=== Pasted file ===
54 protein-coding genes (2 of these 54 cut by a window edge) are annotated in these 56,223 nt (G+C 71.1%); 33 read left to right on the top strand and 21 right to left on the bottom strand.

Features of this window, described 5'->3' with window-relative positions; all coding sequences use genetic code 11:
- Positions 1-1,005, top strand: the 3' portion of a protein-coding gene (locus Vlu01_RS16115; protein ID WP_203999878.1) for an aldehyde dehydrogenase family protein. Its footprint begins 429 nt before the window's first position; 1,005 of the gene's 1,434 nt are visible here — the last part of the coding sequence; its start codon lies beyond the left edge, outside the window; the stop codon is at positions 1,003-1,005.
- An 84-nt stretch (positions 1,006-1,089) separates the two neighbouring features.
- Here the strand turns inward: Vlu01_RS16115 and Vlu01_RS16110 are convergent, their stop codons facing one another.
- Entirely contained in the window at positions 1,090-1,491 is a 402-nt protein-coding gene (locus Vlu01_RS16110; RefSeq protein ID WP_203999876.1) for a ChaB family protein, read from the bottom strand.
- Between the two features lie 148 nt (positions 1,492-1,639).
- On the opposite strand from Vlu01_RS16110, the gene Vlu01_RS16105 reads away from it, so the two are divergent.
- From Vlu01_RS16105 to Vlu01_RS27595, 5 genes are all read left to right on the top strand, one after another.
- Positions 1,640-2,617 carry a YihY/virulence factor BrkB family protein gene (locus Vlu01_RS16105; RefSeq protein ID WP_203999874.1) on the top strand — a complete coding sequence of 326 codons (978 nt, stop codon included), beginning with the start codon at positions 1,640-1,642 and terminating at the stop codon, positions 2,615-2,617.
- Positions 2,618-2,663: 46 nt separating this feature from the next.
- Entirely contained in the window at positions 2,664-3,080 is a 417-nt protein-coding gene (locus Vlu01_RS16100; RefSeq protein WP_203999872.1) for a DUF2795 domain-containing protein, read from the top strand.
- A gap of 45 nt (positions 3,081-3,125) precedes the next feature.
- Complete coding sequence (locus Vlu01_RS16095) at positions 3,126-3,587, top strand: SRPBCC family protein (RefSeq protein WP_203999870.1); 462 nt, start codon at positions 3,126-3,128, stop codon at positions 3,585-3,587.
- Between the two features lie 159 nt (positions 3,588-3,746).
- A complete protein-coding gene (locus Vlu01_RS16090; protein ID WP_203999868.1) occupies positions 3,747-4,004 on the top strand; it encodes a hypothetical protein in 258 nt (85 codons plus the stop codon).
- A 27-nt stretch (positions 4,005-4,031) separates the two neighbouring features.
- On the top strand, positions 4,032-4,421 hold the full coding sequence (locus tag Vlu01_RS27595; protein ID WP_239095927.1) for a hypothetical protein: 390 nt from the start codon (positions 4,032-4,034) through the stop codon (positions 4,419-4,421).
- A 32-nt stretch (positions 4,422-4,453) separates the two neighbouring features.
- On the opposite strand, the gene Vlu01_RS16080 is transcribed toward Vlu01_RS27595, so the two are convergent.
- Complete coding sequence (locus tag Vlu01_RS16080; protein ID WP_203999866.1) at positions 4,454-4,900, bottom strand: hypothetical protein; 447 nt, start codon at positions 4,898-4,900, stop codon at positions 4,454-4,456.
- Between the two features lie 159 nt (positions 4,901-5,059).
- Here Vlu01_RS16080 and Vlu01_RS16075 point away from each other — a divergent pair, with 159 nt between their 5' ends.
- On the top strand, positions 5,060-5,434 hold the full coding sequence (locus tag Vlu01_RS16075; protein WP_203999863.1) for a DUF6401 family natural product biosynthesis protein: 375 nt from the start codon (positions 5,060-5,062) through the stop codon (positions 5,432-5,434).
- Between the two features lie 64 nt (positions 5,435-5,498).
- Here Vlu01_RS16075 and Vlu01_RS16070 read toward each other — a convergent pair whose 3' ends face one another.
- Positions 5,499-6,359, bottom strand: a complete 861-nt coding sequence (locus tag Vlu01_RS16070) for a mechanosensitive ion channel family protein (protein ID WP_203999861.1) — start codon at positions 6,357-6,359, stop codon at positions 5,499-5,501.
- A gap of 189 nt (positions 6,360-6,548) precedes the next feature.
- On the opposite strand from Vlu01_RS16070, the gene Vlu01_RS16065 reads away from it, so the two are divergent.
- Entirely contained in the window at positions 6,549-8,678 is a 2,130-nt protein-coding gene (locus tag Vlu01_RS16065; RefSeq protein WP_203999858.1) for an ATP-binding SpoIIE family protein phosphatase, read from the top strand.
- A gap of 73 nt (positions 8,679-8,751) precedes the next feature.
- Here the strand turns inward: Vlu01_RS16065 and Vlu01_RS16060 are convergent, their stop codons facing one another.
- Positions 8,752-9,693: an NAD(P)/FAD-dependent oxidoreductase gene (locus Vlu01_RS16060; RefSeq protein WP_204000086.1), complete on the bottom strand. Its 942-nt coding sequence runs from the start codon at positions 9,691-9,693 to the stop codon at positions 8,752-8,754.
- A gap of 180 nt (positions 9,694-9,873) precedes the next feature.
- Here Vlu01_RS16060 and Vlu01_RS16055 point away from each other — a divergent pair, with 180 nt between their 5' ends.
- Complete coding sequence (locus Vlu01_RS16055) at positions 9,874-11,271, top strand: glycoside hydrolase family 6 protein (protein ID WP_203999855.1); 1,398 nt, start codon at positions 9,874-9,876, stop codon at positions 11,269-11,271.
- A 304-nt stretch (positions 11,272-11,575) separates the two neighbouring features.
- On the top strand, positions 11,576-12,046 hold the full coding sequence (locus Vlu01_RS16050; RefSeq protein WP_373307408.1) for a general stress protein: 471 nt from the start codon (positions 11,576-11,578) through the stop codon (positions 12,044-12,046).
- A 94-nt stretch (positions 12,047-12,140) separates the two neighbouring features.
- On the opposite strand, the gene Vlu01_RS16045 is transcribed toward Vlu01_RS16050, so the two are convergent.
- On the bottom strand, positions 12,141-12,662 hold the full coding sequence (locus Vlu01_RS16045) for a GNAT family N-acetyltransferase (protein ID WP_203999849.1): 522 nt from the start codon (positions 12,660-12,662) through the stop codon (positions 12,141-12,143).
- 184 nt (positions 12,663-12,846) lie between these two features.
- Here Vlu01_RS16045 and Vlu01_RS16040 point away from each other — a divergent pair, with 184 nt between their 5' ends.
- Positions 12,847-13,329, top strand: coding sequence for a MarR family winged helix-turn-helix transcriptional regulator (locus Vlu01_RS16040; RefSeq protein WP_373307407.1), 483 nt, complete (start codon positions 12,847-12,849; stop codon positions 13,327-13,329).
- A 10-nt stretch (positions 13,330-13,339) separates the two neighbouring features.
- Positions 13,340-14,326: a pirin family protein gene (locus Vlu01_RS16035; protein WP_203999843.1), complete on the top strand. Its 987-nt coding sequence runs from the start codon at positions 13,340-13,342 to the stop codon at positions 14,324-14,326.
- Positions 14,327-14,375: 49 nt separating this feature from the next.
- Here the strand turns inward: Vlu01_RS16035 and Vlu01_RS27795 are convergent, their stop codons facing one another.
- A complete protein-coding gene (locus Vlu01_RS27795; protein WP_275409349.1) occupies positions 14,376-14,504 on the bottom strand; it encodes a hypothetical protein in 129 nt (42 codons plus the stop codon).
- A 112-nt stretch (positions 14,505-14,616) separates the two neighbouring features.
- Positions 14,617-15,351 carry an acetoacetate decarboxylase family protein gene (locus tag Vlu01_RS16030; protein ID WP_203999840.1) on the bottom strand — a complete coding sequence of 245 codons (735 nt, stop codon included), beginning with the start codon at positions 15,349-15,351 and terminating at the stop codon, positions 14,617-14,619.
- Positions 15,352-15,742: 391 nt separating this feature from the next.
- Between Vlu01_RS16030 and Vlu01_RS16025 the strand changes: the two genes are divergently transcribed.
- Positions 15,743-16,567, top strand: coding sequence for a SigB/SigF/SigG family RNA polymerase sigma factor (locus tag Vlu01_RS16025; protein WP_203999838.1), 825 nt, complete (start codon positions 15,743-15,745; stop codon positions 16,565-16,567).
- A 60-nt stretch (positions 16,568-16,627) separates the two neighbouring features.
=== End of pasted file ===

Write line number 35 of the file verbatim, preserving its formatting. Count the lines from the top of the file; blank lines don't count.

- Here Vlu01_RS16060 and Vlu01_RS16055 point away from each other — a divergent pair, with 180 nt between their 5' ends.